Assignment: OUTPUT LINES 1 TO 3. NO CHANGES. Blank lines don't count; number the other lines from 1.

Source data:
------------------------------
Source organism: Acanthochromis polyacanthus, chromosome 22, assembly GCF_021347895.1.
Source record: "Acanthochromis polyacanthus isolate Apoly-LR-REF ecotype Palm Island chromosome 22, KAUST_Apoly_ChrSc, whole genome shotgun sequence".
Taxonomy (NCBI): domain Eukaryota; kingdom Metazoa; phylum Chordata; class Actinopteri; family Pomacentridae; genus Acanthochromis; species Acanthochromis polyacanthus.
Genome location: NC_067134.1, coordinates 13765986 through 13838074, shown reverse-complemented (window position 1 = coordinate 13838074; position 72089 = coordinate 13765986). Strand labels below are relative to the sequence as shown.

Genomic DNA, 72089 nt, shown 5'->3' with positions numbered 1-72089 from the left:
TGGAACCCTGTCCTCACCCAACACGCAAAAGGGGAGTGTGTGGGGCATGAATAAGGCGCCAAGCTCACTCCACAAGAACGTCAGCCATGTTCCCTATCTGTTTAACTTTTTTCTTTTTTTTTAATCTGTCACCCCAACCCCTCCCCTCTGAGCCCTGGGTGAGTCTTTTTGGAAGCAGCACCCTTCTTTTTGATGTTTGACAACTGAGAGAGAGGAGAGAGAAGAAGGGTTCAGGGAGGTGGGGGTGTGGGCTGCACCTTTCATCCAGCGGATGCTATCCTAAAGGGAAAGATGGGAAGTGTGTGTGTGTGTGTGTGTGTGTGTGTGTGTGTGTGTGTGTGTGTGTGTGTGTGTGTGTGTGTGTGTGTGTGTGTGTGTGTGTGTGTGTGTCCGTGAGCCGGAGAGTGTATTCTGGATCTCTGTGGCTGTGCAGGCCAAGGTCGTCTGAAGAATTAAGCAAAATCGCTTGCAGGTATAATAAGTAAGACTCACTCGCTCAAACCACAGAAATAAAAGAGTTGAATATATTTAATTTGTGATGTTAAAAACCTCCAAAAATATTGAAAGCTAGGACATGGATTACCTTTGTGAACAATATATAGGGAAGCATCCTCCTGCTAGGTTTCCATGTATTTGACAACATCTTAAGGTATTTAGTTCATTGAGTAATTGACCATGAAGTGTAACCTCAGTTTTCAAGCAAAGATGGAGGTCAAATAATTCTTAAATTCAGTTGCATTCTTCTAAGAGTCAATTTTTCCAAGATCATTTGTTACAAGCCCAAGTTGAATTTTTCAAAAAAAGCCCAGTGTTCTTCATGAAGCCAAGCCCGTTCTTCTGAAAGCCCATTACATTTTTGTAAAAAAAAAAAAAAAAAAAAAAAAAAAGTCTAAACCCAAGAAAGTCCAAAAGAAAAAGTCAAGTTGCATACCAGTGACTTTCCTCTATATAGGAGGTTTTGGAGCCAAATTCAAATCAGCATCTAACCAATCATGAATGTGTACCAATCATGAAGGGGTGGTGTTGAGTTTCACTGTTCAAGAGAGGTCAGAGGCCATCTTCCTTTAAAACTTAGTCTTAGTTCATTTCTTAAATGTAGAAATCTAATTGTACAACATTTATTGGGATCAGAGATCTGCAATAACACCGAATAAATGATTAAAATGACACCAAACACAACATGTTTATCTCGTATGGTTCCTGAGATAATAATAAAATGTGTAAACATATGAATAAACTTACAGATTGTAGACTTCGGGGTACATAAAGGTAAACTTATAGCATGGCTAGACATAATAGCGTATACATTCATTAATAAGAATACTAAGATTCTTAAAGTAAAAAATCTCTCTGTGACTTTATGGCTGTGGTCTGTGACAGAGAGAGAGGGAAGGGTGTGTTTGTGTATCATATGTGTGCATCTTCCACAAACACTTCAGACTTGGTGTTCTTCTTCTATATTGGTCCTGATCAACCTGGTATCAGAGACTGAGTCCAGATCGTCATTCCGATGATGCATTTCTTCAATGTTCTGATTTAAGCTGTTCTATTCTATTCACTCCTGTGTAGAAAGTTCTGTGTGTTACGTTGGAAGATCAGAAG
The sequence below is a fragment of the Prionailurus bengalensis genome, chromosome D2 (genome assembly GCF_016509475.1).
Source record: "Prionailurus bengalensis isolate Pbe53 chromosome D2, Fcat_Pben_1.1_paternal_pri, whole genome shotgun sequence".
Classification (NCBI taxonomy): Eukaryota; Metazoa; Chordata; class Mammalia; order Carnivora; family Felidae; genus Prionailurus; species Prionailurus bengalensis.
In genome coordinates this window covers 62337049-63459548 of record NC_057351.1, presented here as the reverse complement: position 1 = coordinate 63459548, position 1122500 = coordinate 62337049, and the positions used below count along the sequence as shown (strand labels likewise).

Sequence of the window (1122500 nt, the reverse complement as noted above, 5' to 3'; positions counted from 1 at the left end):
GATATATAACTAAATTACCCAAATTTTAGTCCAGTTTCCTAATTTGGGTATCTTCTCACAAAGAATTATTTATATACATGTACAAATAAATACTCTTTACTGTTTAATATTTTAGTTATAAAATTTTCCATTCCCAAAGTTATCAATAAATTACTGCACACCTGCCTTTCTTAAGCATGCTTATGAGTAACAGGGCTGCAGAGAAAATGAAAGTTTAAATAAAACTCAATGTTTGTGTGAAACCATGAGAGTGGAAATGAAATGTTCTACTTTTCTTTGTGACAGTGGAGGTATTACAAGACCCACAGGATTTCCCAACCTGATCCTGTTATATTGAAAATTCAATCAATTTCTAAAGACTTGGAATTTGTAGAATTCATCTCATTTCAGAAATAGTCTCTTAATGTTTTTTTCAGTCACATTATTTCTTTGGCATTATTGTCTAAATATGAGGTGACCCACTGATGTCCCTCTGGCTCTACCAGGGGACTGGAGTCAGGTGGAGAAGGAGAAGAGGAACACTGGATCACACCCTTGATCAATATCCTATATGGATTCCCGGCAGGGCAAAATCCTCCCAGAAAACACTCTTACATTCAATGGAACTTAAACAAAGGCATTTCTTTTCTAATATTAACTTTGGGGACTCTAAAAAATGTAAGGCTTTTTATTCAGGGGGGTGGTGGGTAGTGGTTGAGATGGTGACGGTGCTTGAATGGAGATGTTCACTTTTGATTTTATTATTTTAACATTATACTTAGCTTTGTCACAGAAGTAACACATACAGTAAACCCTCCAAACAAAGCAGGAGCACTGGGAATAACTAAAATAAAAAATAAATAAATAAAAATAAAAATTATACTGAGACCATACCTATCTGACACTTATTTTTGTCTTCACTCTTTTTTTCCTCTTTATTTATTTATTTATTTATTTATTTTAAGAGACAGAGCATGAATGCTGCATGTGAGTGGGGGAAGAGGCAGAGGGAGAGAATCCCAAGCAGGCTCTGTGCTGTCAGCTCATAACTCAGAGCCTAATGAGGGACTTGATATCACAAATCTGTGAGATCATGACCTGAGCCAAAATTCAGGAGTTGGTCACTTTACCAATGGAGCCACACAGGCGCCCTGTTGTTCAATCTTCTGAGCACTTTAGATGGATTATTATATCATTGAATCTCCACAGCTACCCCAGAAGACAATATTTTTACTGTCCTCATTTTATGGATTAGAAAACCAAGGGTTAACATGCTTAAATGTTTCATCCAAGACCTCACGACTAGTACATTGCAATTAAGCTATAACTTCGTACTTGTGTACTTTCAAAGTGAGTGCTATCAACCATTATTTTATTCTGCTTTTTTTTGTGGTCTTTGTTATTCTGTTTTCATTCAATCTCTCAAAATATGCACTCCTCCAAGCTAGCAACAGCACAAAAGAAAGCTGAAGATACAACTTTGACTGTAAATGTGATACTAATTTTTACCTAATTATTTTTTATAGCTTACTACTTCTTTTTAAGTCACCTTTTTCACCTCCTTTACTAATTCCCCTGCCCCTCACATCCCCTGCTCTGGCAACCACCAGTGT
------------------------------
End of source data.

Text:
Source organism: Acanthochromis polyacanthus, chromosome 22, assembly GCF_021347895.1.
Source record: "Acanthochromis polyacanthus isolate Apoly-LR-REF ecotype Palm Island chromosome 22, KAUST_Apoly_ChrSc, whole genome shotgun sequence".
Taxonomy (NCBI): domain Eukaryota; kingdom Metazoa; phylum Chordata; class Actinopteri; family Pomacentridae; genus Acanthochromis; species Acanthochromis polyacanthus.